As I do my best to domesticate this cottage in the bog, all the while learning the true meaning of the term jury-rigged, I take comfort in the fact that, at least as far as I know, no prisoners from the Spanish Armada were executed here. This, however, is not the case for the beautiful Doonagore Castle in Doolin.

Doonagore Castle, courtesy Wikipedia.

Yesterday Eoin and I paid a visit to Doolin and as usual, stopped along the road leading down to Fisherstreet, to gaze at the beautiful tower house that looks down on Doolin and the Atlantic waves crashing on the shore below. Doonagore Castle, has long been a symbol of the romantic Irish past for me. I initially laid eyes upon it during my first trip to Ireland when I spent eight days in a Doolin B&B, wandering the Burren by day and reveling in the music of McGann’s and Gus O’Connor’s Pubs at night. Each day I would either walk up to the castle, or at the very least, pause in my little rental car to gaze upon it as I made my way up and down the steep, winding road that passes this treasure of antiquity.

Unusual for me, I somehow never managed to investigate the castle’s history beyond the information obtained from the owners of the B & B where I was staying – that it is privately owned, fully restored and belongs to “Americans”. However, after our visit yesterday, I finally googled the castle and was quite surprised to learn something of it’s darker side. In 1588 as the Spanish Armada retreated from an invasion attempt on Britain, a ship wrecked on the West Clare coast, after which 170 captured Spanish soldiers were hanged… in my favorite, picturesque, romantic Doolin castle! Alas, as lovely as it is, I don’t think I could sleep there at night!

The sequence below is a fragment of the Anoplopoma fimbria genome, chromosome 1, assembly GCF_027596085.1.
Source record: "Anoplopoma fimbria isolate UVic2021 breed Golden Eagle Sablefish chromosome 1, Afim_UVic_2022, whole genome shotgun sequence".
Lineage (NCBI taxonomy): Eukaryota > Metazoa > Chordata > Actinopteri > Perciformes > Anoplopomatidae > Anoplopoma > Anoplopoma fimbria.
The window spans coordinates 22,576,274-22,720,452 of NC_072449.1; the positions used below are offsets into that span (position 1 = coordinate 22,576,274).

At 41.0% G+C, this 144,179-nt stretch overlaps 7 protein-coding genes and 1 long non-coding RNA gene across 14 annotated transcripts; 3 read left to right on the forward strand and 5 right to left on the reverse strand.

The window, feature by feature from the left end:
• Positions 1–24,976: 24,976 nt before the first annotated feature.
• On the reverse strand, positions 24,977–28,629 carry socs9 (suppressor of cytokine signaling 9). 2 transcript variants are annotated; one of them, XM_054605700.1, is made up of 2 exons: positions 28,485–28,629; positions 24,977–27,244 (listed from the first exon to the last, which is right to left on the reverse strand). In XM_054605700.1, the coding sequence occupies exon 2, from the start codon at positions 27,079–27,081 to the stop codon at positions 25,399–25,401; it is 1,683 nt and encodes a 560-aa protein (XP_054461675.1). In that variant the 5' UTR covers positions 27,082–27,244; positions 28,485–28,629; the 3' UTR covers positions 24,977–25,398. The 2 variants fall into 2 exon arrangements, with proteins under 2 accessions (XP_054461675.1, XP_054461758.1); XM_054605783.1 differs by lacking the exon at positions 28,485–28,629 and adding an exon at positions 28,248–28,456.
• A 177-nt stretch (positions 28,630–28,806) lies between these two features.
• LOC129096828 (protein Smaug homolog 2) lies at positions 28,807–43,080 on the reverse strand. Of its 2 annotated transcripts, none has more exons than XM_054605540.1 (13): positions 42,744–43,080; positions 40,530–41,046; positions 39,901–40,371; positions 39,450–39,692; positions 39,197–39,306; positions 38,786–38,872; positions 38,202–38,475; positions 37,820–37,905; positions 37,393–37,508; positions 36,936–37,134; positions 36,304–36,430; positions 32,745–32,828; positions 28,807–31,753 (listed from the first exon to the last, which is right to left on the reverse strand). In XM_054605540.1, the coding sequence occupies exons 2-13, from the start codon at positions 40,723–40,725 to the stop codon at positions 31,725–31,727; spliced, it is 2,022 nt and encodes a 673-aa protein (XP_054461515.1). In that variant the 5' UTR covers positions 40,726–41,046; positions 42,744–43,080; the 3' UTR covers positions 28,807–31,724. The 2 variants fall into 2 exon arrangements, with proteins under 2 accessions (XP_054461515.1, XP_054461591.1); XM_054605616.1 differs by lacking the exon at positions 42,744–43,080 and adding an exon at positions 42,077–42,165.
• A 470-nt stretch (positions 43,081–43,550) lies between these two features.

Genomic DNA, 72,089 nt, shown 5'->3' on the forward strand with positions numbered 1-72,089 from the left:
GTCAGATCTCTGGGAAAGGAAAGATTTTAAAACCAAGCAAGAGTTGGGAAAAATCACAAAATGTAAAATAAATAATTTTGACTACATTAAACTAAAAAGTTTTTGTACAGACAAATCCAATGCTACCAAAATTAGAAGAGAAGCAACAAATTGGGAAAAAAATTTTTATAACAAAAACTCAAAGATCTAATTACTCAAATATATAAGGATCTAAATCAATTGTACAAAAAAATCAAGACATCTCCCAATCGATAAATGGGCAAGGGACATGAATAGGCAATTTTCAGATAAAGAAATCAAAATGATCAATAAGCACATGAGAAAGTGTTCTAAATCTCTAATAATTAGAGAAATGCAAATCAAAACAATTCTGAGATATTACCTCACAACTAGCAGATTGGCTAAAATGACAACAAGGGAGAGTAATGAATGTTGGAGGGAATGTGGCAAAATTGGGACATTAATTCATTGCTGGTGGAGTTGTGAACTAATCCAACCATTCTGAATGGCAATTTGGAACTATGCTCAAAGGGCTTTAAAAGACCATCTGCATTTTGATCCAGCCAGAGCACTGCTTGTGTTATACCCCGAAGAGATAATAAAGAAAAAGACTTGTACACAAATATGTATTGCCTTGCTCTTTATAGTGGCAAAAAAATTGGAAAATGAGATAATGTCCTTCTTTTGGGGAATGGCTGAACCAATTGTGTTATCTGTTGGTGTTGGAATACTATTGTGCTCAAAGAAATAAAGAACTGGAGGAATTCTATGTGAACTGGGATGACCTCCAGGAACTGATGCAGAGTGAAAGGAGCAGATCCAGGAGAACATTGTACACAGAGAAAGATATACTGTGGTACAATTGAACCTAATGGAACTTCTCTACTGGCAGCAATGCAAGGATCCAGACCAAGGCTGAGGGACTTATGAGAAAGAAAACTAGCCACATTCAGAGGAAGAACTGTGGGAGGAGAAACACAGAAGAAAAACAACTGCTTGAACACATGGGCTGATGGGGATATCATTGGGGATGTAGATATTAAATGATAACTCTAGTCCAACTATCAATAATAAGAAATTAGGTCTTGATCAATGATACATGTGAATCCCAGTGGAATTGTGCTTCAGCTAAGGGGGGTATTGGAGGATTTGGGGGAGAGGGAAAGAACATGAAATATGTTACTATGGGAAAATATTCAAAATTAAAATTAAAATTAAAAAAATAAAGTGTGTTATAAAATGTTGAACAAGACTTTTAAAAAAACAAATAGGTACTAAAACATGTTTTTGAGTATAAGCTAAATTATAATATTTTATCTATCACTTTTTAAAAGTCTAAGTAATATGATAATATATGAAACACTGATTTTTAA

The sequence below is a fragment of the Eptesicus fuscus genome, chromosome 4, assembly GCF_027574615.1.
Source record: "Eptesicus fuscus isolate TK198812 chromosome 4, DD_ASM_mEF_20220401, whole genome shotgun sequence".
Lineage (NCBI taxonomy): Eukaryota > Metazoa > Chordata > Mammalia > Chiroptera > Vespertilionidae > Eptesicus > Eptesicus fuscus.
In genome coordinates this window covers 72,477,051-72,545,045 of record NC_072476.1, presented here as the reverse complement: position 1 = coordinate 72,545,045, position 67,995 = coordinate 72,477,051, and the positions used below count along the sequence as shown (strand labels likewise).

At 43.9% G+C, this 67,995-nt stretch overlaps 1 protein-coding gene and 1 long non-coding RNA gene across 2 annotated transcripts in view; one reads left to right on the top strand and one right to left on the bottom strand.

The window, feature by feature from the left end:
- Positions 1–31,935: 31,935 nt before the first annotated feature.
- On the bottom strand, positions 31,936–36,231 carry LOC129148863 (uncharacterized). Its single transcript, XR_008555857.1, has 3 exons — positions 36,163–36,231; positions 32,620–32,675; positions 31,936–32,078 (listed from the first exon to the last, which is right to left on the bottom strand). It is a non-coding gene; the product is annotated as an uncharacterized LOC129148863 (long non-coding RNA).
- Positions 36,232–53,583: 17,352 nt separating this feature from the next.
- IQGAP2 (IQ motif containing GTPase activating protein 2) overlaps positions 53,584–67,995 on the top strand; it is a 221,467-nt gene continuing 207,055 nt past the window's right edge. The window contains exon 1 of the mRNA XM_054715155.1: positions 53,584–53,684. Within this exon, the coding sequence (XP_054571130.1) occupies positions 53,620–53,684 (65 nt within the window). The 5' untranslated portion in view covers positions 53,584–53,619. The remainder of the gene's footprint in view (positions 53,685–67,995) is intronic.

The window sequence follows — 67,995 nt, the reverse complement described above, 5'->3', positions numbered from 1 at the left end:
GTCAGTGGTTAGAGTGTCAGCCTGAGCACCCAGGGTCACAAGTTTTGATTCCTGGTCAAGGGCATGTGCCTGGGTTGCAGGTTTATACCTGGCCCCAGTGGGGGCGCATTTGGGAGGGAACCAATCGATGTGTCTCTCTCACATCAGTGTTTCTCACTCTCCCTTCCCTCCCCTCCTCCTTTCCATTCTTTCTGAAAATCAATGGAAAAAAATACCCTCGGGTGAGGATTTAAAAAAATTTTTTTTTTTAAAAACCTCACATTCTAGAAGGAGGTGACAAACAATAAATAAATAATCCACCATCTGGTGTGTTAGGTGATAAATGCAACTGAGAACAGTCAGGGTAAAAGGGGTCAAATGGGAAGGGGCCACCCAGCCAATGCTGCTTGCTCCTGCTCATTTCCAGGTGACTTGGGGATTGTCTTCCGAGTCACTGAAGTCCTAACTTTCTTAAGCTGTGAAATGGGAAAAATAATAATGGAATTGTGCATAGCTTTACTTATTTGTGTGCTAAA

Meanwhile, this American is doing  her best to make this little cottage in the bog into a home – fixing the negative surprises as they arise one by one and being thankful for all the positive surprises that come with each passing day we are here.

A cozy corner of the Teach deBúrca kitchen.